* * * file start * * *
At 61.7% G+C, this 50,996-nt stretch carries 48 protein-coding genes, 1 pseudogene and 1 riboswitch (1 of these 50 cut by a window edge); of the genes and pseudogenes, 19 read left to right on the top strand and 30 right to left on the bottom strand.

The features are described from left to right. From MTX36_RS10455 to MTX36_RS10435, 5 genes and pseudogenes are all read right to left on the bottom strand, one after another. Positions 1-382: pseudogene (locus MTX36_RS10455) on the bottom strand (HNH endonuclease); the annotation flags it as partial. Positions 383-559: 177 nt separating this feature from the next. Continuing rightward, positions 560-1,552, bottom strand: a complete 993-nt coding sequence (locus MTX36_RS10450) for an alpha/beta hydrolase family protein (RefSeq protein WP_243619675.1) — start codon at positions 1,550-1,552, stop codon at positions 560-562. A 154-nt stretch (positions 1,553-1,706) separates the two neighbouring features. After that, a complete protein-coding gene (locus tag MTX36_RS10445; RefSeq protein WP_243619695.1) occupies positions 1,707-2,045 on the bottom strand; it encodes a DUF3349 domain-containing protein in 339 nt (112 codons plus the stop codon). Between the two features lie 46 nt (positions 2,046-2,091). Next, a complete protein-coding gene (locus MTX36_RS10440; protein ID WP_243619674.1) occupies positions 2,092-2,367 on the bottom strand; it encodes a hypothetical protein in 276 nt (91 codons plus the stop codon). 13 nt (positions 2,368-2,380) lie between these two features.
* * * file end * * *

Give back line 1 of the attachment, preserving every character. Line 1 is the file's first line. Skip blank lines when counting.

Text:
At 61.7% G+C, this 50,996-nt stretch carries 48 protein-coding genes, 1 pseudogene and 1 riboswitch (1 of these 50 cut by a window edge); of the genes and pseudogenes, 19 read left to right on the top strand and 30 right to left on the bottom strand.